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Editorial Views  |   October 2010
To Beat or Not to Beat: Is Timing the Only Question? Survival after Delayed Defibrillation
Author Notes
  • Department of Anesthesiology, University of California, Los Angeles, Los Angeles, California.
Article Information
Editorial Views / Cardiovascular Anesthesia / Critical Care
Editorial Views   |   October 2010
To Beat or Not to Beat: Is Timing the Only Question? Survival after Delayed Defibrillation
Anesthesiology 10 2010, Vol.113, 765-766. doi:10.1097/ALN.0b013e3181eaa795
Anesthesiology 10 2010, Vol.113, 765-766. doi:10.1097/ALN.0b013e3181eaa795
SUDDEN cardiac death continues to be the leading cause of mortality in the developed world, claiming 400,000 lives annually in the United States alone.1 The vast majority of these deaths are attributed to ventricular tachycardia/fibrillation (VT/VF). Currently, electrical defibrillation remains the only effective treatment for this otherwise fatal rhythm. Large-scale clinical trials have demonstrated that for out-of-hospital and intensive care unit cardiac arrests, the sooner defibrillation occurs, the greater the chance of patient survival.2,3 It is in this context that the idioms “time is brain” or “time is myocardium” seem quite apt. The perioperative period constitutes an ideal setting to deliver quick defibrillation given the available monitoring and trained personnel. Nevertheless, perioperative patients constitute a complex and heterogeneous patient population quite different from the myocardial infarction patient found down in the field, and thus, the effectiveness of early defibrillation in this setting remains unproven. In this issue of Anesthesiology, Mhyre et al.  4 report that delayed defibrillation occurs in approximately one in seven patients with identifiable VT/VF in the perioperative settings. Predictably, delayed defibrillation in the “off-site perioperative areas” is associated with reduced patient survival when compared with early defibrillation (31% vs.  62%). Surprisingly, no such association is seen for defibrillation in the operating room. To put such findings into context, one must first understand the pathophysiology of VT/VF and the unique attributes of cardiac arrests in the operating room environment.
VT/VF is created as a result of multiple reentrant waves of electrical excitation that meander erratically through the ventricular muscle.5 Continued breakup of these electrical waves caused by dispersion of refractoriness in the myocardium leads to the disordered state of conduction that is VF. Factors that perpetuate wavebreak include preexisting myocardial tissue heterogeneity (fibrosis, ischemia/infarcts, myofiber orientation) and intrinsic electrophysiology properties of the ion channels and exchangers that influence wave stability. In diseased state or under abnormal electrophysiological conditions, VT/VF can become self-sustaining. Thus, with unstable hemodynamics, defibrillation becomes essential to stabilize the electrical waves and restore normal conduction quickly.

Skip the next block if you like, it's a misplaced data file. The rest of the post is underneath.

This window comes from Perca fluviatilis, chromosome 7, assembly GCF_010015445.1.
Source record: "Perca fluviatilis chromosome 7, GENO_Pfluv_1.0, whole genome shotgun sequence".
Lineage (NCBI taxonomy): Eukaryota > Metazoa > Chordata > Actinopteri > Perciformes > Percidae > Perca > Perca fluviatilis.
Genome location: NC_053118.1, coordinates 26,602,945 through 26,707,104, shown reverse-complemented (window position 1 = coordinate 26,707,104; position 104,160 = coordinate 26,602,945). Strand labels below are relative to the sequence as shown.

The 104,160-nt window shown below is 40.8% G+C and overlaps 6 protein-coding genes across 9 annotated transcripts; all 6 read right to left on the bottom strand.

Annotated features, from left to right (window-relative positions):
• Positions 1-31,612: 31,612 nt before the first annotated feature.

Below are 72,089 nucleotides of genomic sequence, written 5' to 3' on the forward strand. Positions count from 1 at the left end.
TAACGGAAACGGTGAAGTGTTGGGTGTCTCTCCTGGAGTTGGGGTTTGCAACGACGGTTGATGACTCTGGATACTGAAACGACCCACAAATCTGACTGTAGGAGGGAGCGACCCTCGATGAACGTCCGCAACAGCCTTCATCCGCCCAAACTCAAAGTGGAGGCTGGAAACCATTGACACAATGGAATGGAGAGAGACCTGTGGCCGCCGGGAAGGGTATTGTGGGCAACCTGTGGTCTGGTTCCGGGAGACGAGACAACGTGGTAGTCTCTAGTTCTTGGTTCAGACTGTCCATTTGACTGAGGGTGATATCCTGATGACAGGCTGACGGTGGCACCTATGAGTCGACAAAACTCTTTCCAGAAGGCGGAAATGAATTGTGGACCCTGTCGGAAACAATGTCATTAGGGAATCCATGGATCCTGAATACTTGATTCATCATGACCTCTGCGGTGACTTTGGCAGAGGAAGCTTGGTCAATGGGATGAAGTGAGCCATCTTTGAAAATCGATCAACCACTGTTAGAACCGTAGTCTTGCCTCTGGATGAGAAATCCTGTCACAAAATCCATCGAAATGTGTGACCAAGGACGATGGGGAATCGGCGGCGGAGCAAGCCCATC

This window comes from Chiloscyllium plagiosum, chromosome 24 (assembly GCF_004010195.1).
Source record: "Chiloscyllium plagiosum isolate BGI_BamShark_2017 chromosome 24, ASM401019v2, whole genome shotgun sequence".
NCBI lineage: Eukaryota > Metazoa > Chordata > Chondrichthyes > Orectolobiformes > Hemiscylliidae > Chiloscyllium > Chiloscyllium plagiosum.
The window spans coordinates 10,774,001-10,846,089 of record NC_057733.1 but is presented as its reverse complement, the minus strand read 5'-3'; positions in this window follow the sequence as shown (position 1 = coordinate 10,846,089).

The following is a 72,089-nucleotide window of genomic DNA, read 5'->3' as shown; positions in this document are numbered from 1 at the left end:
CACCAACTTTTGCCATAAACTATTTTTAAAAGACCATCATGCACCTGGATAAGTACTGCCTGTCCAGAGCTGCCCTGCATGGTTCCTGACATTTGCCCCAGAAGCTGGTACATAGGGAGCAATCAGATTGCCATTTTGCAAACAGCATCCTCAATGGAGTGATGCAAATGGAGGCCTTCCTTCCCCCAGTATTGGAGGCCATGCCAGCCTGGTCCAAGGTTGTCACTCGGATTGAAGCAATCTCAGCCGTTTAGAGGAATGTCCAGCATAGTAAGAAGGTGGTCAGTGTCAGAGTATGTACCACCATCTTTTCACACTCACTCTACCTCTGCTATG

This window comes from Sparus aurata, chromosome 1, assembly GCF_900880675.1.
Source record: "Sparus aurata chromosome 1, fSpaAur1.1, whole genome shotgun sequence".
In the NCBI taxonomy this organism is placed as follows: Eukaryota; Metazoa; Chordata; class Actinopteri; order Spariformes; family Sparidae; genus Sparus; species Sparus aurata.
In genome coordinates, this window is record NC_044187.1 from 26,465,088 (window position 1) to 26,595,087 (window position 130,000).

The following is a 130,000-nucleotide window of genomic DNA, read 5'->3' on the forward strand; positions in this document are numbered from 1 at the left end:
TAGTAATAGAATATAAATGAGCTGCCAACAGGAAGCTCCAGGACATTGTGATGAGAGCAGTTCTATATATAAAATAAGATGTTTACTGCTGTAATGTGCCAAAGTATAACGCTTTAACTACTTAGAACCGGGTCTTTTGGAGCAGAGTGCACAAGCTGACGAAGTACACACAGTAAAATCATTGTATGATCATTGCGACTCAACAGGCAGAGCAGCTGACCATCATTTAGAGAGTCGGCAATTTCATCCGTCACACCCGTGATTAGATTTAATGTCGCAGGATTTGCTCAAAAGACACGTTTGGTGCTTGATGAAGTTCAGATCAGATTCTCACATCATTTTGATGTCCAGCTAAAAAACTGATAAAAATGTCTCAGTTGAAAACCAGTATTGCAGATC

The latest work by Mhyre et al  . sheds new light on the clinical effectiveness of perioperative defibrillation both inside and outside of the operating room. Their effort to analyze complex patient data in the National Registry of Cardiopulmonary Resuscitation should be commended. The results unfortunately demonstrate that even in highly monitored perioperative areas, delays in defibrillation are not uncommon, although substantially less frequent than delays observed in “nonperioperative ” in-hospital patients (14% vs.  30%).2,4 Lack of an association between time to defibrillation in the operating room and patient survival is interesting and may be explained by differences between arrests inside and outside of the operating room. For one thing, the cardioprotective and neuroprotective effects of anesthetics may confer improved survival when defibrillation is delayed. Furthermore, intraoperative monitoring may improve detection of evolving problems, allowing for actions that may mitigate the consequences of pulseless VT/VF. Such is generally not the case with arrests that occur in other areas of the hospital, likely explaining the much worse survival outcomes.2,4